Intensive Support • Ages 16-18 • Goal:
Think About Your Housing Options
Action step 1.
Identify your housing needs.
Your housing choice should be a good fit for your:
- Support needs
- Financial needs
- Personal preferences
If you’re not happy with an option, keep looking. Housing can have long waiting lists, so when you find something that meets your needs, put your name on the waiting list. You may need to get an evaluation to be accepted for housing or to get funding. You may also consider a residential transition program, where you can continue to learn and strengthen your independent living skills while living in a supported environment for a short period of time.
Action step 2.
Visit housing options.
Going in person to check out different housing choices can help you decide which is right for you. You can:
- Ask a parent or guardian to schedule a visit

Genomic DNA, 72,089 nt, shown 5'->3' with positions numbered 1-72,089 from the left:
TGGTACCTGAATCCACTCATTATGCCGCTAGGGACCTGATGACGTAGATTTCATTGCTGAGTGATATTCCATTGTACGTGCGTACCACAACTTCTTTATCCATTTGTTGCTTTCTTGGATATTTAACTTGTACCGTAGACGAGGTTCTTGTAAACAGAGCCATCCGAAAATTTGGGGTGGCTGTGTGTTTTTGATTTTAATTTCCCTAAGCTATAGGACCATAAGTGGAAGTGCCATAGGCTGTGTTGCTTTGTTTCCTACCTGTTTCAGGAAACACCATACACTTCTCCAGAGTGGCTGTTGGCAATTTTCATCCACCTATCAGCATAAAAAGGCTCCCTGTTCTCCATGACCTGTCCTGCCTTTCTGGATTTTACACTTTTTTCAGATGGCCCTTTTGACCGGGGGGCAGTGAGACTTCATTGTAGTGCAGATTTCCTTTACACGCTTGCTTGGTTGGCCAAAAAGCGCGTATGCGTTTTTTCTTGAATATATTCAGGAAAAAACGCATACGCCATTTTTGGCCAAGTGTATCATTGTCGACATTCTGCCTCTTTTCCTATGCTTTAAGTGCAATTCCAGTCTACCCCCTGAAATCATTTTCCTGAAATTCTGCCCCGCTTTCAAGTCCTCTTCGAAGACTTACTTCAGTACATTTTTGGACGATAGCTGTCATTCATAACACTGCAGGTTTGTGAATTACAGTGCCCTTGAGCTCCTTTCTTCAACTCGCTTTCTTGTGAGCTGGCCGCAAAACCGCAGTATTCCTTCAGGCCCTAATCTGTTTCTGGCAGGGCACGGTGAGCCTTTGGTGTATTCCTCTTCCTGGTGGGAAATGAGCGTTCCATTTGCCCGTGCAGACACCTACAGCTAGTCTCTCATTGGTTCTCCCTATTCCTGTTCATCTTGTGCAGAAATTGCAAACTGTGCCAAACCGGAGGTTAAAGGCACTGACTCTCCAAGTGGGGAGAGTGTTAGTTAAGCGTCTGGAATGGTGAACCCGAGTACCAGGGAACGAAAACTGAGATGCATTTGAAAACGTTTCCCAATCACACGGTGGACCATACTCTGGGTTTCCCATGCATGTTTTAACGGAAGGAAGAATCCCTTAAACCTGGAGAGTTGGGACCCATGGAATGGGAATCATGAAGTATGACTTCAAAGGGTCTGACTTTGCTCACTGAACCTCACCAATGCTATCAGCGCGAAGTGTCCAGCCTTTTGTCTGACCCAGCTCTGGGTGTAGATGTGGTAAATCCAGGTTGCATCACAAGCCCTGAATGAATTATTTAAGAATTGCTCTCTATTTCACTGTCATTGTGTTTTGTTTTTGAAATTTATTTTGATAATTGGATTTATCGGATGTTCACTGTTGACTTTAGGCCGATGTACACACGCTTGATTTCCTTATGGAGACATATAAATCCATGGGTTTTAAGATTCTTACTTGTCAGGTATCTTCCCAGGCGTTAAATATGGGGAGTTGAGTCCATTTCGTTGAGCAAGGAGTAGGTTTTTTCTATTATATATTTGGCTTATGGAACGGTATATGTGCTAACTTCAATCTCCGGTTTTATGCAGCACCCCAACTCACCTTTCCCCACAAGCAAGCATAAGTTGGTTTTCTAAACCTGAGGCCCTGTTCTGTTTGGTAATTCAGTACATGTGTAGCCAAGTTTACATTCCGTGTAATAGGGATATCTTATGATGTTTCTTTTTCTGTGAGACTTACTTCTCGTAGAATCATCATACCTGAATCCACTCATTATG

- Meet in person with the landlord or housing director
- Talk to autistic adults who live there to find out what it's like
Words to know
Action step 3.
Get services and supports ready.
Most housing doesn’t include services and supports. This is why applying for home and community-based services (HCBS) as early as possible is so important. You want to have services ready. These can include
- Health and mental care
- Employment services
- Money management
- Transportation services
Continue to seek out low-income housing supports and saving for adult housing. Make sure you are on the waiting list for rental assistance, if needed.
Words to know
Action step 4.
Discover and communicate new responsibilities with your family and support system.
Even if you decide to keep living at home with your family or caregivers, you’re still transitioning to adulthood. This transition may require changes in expectations and support. For example, when living at home as an adult, you may take on more responsibility for your own:
- Living space